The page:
Meng Wanzhou stands trial

By Chen Qingqing Source:Global Times Published: 2020/1/20 22:33:40

Case based on politically motivated false allegations: Chinese experts

Huawei Chief Financial Officer Meng Wanzhou.Photo:VCG

More evidence has emerged that the case against Huawei's chief financial officer is based on groundless allegations, as Meng Wanzhou's extradition trial began Monday (local time) in Vancouver, Canada. 

The case was political oppression and needs to be solved through political solutions, Chinese analysts told the Global Times on Monday. 

Meng, the daughter of Huawei founder Ren Zhengfei, was set to appear at an extradition hearing at the Supreme Court of British Columbia on Monday, where the first phase of the trial would focus on "double criminality" - a crucial factor to decide whether the extradition to the US would proceed, according to media reports. 

Meng was arrested at Vancouver International Airport in December 2018 by Canadian authorities at the request of the US for allegedly violating US law. She faces fraud charges. 

In the week-long hearing, Meng's legal team and lawyers for Canada's attorney general will debate the question of double criminality, as her alleged conduct would need to be defined as a crime in Canada before she could be extradited to the US, the reports said. 

Evidence obtained by the Global Times in December detailed alleged abuse of law enforcement procedures and violations of law for political purposes by Canadian authorities.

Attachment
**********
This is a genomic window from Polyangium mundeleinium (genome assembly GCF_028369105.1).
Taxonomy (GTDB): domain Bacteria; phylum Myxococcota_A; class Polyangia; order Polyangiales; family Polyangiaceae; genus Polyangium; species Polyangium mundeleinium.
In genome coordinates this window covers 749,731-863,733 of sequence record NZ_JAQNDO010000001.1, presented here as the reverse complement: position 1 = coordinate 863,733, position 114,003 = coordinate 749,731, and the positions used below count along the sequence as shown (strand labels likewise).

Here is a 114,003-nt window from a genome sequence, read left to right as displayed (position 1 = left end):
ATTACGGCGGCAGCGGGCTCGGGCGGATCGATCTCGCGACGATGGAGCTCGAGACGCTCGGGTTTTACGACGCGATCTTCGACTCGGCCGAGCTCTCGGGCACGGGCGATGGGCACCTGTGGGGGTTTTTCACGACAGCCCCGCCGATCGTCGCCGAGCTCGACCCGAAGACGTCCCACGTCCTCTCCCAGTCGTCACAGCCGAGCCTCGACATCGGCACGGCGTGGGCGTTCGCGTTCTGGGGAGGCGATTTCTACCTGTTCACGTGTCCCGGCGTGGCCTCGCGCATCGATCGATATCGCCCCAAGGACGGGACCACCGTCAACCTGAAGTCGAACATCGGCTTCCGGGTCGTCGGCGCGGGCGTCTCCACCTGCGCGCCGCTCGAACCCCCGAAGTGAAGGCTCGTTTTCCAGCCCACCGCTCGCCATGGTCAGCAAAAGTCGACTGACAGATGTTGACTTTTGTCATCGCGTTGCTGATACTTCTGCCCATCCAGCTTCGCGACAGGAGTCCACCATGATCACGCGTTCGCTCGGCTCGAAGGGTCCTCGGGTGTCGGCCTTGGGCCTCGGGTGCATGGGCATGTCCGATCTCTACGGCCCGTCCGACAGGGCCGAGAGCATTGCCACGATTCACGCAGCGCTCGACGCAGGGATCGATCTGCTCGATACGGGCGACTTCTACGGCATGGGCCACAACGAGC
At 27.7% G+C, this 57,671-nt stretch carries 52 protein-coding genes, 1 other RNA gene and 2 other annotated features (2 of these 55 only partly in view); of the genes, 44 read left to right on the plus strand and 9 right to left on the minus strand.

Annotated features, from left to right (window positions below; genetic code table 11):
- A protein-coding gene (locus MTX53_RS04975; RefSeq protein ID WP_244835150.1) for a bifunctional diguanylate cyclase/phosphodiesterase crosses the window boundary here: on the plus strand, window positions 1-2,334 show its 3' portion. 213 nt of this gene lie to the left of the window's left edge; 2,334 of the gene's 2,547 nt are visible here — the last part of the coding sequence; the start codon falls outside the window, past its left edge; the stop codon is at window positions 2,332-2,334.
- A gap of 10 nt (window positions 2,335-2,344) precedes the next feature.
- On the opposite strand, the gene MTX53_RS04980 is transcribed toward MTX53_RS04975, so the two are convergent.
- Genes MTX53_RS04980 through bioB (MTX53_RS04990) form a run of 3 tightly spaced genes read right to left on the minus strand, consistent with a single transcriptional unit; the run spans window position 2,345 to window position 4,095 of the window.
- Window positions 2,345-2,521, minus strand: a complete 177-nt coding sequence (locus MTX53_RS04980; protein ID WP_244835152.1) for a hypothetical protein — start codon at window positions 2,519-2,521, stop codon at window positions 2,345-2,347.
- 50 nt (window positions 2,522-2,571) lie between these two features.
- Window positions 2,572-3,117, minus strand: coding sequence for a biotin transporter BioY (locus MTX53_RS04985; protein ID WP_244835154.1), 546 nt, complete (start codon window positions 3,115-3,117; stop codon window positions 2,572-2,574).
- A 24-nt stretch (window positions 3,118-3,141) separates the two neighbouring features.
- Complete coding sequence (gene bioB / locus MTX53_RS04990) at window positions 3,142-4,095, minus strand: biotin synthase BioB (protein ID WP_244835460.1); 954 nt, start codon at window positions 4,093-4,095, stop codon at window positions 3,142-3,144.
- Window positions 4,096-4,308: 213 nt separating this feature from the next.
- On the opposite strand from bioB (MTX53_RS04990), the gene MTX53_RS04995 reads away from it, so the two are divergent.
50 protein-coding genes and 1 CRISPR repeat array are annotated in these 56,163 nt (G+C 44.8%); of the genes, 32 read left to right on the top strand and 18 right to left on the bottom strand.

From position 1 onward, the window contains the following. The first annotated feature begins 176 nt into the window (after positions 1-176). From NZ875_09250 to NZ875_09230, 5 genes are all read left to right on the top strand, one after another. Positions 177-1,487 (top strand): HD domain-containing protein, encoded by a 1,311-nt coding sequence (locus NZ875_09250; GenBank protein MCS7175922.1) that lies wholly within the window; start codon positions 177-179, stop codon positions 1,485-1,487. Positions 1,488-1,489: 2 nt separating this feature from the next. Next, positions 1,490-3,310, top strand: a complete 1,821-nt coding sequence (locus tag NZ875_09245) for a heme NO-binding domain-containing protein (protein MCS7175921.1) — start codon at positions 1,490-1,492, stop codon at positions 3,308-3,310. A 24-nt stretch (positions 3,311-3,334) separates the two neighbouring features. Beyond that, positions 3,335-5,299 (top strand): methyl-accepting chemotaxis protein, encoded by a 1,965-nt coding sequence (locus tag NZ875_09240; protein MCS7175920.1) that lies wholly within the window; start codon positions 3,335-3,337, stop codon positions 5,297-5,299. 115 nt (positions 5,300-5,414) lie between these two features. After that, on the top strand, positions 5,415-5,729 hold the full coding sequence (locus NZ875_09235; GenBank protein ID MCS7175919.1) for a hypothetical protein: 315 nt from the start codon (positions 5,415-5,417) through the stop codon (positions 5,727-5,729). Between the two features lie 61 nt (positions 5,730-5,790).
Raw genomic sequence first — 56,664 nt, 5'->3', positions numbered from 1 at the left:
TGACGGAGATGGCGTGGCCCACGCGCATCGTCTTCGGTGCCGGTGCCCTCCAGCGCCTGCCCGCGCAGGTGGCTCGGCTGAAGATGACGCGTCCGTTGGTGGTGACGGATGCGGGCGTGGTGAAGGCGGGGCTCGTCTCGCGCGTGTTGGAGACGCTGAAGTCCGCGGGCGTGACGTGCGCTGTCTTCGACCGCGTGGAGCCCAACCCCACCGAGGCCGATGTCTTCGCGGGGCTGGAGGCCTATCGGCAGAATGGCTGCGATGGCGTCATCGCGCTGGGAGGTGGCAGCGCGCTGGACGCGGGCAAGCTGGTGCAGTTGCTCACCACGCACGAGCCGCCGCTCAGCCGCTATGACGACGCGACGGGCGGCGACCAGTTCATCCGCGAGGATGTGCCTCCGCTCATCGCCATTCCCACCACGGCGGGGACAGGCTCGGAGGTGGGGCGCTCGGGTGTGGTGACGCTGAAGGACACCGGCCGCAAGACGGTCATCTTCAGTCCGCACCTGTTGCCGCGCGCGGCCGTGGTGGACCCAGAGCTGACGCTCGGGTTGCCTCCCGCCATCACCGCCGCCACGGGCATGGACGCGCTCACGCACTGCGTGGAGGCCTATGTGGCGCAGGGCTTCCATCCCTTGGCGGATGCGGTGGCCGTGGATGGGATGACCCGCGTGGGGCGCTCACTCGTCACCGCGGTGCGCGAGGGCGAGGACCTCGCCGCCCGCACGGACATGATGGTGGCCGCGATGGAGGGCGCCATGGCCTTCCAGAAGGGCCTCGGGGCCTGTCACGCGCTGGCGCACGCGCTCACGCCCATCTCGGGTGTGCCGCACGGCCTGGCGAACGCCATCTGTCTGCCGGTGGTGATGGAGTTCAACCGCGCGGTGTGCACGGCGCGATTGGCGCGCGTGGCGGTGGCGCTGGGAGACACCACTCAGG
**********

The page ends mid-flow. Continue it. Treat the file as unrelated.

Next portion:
According to the evidence, the Canadian Border Services Agency and Royal Canadian Mounted Police abused its inspection powers to conduct an illegal, covert criminal investigation. 

Newer documents support the defense case that Meng did not deceive HSBC. Meng stands accused of making a fraudulent presentation to the bank about the company's business dealing in Iran, the South China Morning Post reported on Friday. 

And more documents obtained by the newspaper suggest the bank was aware of the company's business relations years earlier. 

HSBC said in an email statement sent the Global Times on Monday that: "We are not a party to this case, so it would be inappropriate for us to comment on any particular evidence.  HSBC responded factually to the DOJ [US Department of Justice]'s requests for information. The evidence on which DOJ has relied, including representations made by Huawei to HSBC in 2013, are part of the public record. HSBC was not involved in DOJ's decision-making about what legal theories to pursue."

"A condition for fraud is the other party involved is not aware of the situation, but if HSBC was already aware of it, that won't be a fraud case that violates Canadian law," said Yue Dongxiao, a US-based lawyer who is closely observing the lawsuit.  

Reiterating China's position on the case as consistent and clear, the Ministry of Foreign Affairs on Monday urged Canada and the US not to abuse extradition rules and stop coercive measures against Chinese citizens. 

"Her case is a severe political plot," Geng Shuang, ministry spokesperson, told a routine press conference in Beijing. 

"A political issue needs to be solved through political measures," Fang Xingdong, founder of Beijing-based technology think tank ChinaLabs, told the Global Times on Monday. 

If the matter was not properly handled, it would have significant negative impact on China-Canada relations, Fang said, and nobody could win. 

China-Canada diplomatic ties and business and trade relations have suffered since Meng's arrest. 

De-escalating confrontation between China and the US after the phase one trade deal gives more room for Canada to correct its mistakes, Chinese analysts said. 

"If the case can't be properly handled, it will also seriously damage the fundamentals of mutual trust between China and the US in the high-tech sphere, and Chinese entrepreneurs won't feel safe when they do business with US counterparts," Fang said. 

Posted in: DIPLOMACY

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